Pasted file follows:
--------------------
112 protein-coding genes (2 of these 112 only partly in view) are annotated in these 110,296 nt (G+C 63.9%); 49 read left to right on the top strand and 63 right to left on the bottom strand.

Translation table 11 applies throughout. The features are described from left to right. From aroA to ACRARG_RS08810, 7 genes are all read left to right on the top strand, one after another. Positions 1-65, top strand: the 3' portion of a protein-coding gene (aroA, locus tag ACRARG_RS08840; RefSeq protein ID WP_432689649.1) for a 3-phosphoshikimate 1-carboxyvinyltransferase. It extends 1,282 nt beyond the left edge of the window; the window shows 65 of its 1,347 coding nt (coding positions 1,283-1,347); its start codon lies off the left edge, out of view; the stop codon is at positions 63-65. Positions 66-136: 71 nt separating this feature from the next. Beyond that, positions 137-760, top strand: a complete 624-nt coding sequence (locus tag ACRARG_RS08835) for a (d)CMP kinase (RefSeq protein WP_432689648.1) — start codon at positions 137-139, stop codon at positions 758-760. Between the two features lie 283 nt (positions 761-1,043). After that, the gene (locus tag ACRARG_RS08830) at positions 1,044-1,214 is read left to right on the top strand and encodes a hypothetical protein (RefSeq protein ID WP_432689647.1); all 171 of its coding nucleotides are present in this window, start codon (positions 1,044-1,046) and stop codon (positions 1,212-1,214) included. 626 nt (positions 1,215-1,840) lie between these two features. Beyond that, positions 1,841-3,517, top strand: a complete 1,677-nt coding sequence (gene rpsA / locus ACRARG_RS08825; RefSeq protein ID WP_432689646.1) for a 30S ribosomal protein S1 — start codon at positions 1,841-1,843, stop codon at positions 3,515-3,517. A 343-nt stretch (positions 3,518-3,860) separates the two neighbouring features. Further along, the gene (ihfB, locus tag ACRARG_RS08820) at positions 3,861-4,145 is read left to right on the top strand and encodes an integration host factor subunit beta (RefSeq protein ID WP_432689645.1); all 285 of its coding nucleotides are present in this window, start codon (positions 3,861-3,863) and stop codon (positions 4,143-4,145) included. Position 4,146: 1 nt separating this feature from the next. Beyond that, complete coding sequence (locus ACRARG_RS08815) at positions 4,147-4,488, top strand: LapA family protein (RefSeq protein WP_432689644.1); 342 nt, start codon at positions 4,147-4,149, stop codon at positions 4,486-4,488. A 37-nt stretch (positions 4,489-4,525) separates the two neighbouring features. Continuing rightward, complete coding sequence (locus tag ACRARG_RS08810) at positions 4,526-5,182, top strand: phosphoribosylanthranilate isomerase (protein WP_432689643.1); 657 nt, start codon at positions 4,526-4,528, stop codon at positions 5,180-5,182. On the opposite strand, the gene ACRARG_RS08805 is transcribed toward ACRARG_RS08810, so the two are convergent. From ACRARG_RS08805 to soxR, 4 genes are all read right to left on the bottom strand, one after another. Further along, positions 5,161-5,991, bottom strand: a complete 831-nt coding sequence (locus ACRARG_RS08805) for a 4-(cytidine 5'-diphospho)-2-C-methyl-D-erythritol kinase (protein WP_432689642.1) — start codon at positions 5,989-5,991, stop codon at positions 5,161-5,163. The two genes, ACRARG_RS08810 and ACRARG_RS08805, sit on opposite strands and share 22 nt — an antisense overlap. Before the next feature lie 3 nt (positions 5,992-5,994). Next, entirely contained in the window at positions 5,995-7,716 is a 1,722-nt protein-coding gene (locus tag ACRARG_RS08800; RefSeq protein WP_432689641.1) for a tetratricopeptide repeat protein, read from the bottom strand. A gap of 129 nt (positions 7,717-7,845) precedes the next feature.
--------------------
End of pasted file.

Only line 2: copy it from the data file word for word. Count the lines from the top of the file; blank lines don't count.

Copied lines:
Translation table 11 applies throughout. The features are described from left to right. From aroA to ACRARG_RS08810, 7 genes are all read left to right on the top strand, one after another. Positions 1-65, top strand: the 3' portion of a protein-coding gene (aroA, locus tag ACRARG_RS08840; RefSeq protein ID WP_432689649.1) for a 3-phosphoshikimate 1-carboxyvinyltransferase. It extends 1,282 nt beyond the left edge of the window; the window shows 65 of its 1,347 coding nt (coding positions 1,283-1,347); its start codon lies off the left edge, out of view; the stop codon is at positions 63-65. Positions 66-136: 71 nt separating this feature from the next. Beyond that, positions 137-760, top strand: a complete 624-nt coding sequence (locus tag ACRARG_RS08835) for a (d)CMP kinase (RefSeq protein WP_432689648.1) — start codon at positions 137-139, stop codon at positions 758-760. Between the two features lie 283 nt (positions 761-1,043). After that, the gene (locus tag ACRARG_RS08830) at positions 1,044-1,214 is read left to right on the top strand and encodes a hypothetical protein (RefSeq protein ID WP_432689647.1); all 171 of its coding nucleotides are present in this window, start codon (positions 1,044-1,046) and stop codon (positions 1,212-1,214) included. 626 nt (positions 1,215-1,840) lie between these two features. Beyond that, positions 1,841-3,517, top strand: a complete 1,677-nt coding sequence (gene rpsA / locus ACRARG_RS08825; RefSeq protein ID WP_432689646.1) for a 30S ribosomal protein S1 — start codon at positions 1,841-1,843, stop codon at positions 3,515-3,517. A 343-nt stretch (positions 3,518-3,860) separates the two neighbouring features. Further along, the gene (ihfB, locus tag ACRARG_RS08820) at positions 3,861-4,145 is read left to right on the top strand and encodes an integration host factor subunit beta (RefSeq protein ID WP_432689645.1); all 285 of its coding nucleotides are present in this window, start codon (positions 3,861-3,863) and stop codon (positions 4,143-4,145) included. Position 4,146: 1 nt separating this feature from the next. Beyond that, complete coding sequence (locus ACRARG_RS08815) at positions 4,147-4,488, top strand: LapA family protein (RefSeq protein WP_432689644.1); 342 nt, start codon at positions 4,147-4,149, stop codon at positions 4,486-4,488. A 37-nt stretch (positions 4,489-4,525) separates the two neighbouring features. Continuing rightward, complete coding sequence (locus tag ACRARG_RS08810) at positions 4,526-5,182, top strand: phosphoribosylanthranilate isomerase (protein WP_432689643.1); 657 nt, start codon at positions 4,526-4,528, stop codon at positions 5,180-5,182. On the opposite strand, the gene ACRARG_RS08805 is transcribed toward ACRARG_RS08810, so the two are convergent. From ACRARG_RS08805 to soxR, 4 genes are all read right to left on the bottom strand, one after another. Further along, positions 5,161-5,991, bottom strand: a complete 831-nt coding sequence (locus ACRARG_RS08805) for a 4-(cytidine 5'-diphospho)-2-C-methyl-D-erythritol kinase (protein WP_432689642.1) — start codon at positions 5,989-5,991, stop codon at positions 5,161-5,163. The two genes, ACRARG_RS08810 and ACRARG_RS08805, sit on opposite strands and share 22 nt — an antisense overlap. Before the next feature lie 3 nt (positions 5,992-5,994). Next, entirely contained in the window at positions 5,995-7,716 is a 1,722-nt protein-coding gene (locus tag ACRARG_RS08800; RefSeq protein WP_432689641.1) for a tetratricopeptide repeat protein, read from the bottom strand. A gap of 129 nt (positions 7,717-7,845) precedes the next feature.